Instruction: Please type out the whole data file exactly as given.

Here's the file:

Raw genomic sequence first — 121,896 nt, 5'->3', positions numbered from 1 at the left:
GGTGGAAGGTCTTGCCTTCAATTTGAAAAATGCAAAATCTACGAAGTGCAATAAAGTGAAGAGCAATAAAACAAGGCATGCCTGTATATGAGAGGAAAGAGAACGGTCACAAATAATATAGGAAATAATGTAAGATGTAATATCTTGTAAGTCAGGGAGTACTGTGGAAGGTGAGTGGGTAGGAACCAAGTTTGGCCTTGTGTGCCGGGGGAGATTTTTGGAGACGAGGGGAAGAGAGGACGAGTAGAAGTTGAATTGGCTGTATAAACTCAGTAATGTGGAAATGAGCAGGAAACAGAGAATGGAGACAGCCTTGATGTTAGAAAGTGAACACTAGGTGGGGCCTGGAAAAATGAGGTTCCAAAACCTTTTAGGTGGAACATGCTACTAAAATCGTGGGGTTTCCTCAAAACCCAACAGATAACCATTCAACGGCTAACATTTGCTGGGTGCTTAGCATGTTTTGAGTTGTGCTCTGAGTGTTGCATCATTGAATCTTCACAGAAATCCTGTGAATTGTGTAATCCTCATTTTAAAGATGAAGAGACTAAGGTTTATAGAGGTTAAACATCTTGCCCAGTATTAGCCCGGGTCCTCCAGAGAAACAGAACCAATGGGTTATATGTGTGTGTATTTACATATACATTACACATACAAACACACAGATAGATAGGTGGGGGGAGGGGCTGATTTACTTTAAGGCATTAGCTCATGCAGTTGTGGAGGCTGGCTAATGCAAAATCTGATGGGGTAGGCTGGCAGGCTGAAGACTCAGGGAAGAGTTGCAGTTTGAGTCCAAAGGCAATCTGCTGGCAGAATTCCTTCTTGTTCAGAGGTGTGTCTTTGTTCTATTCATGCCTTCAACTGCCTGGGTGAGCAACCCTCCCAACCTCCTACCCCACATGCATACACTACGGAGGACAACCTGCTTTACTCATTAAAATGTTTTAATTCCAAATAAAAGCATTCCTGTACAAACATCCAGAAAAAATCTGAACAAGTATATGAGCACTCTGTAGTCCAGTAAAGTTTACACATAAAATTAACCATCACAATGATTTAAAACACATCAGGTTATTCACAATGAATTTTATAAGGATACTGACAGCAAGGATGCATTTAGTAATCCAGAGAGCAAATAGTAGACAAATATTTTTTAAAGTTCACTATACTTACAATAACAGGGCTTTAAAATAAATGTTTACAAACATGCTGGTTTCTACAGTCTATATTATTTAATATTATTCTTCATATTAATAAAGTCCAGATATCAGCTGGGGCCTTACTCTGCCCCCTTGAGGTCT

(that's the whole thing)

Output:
Raw genomic sequence first — 121,896 nt, 5'->3', positions numbered from 1 at the left:
GGTGGAAGGTCTTGCCTTCAATTTGAAAAATGCAAAATCTACGAAGTGCAATAAAGTGAAGAGCAATAAAACAAGGCATGCCTGTATATGAGAGGAAAGAGAACGGTCACAAATAATATAGGAAATAATGTAAGATGTAATATCTTGTAAGTCAGGGAGTACTGTGGAAGGTGAGTGGGTAGGAACCAAGTTTGGCCTTGTGTGCCGGGGGAGATTTTTGGAGACGAGGGGAAGAGAGGACGAGTAGAAGTTGAATTGGCTGTATAAACTCAGTAATGTGGAAATGAGCAGGAAACAGAGAATGGAGACAGCCTTGATGTTAGAAAGTGAACACTAGGTGGGGCCTGGAAAAATGAGGTTCCAAAACCTTTTAGGTGGAACATGCTACTAAAATCGTGGGGTTTCCTCAAAACCCAACAGATAACCATTCAACGGCTAACATTTGCTGGGTGCTTAGCATGTTTTGAGTTGTGCTCTGAGTGTTGCATCATTGAATCTTCACAGAAATCCTGTGAATTGTGTAATCCTCATTTTAAAGATGAAGAGACTAAGGTTTATAGAGGTTAAACATCTTGCCCAGTATTAGCCCGGGTCCTCCAGAGAAACAGAACCAATGGGTTATATGTGTGTGTATTTACATATACATTACACATACAAACACACAGATAGATAGGTGGGGGGAGGGGCTGATTTACTTTAAGGCATTAGCTCATGCAGTTGTGGAGGCTGGCTAATGCAAAATCTGATGGGGTAGGCTGGCAGGCTGAAGACTCAGGGAAGAGTTGCAGTTTGAGTCCAAAGGCAATCTGCTGGCAGAATTCCTTCTTGTTCAGAGGTGTGTCTTTGTTCTATTCATGCCTTCAACTGCCTGGGTGAGCAACCCTCCCAACCTCCTACCCCACATGCATACACTACGGAGGACAACCTGCTTTACTCATTAAAATGTTTTAATTCCAAATAAAAGCATTCCTGTACAAACATCCAGAAAAAATCTGAACAAGTATATGAGCACTCTGTAGTCCAGTAAAGTTTACACATAAAATTAACCATCACAATGATTTAAAACACATCAGGTTATTCACAATGAATTTTATAAGGATACTGACAGCAAGGATGCATTTAGTAATCCAGAGAGCAAATAGTAGACAAATATTTTTTAAAGTTCACTATACTTACAATAACAGGGCTTTAAAATAAATGTTTACAAACATGCTGGTTTCTACAGTCTATATTATTTAATATTATTCTTCATATTAATAAAGTCCAGATATCAGCTGGGGCCTTACTCTGCCCCCTTGAGGTCT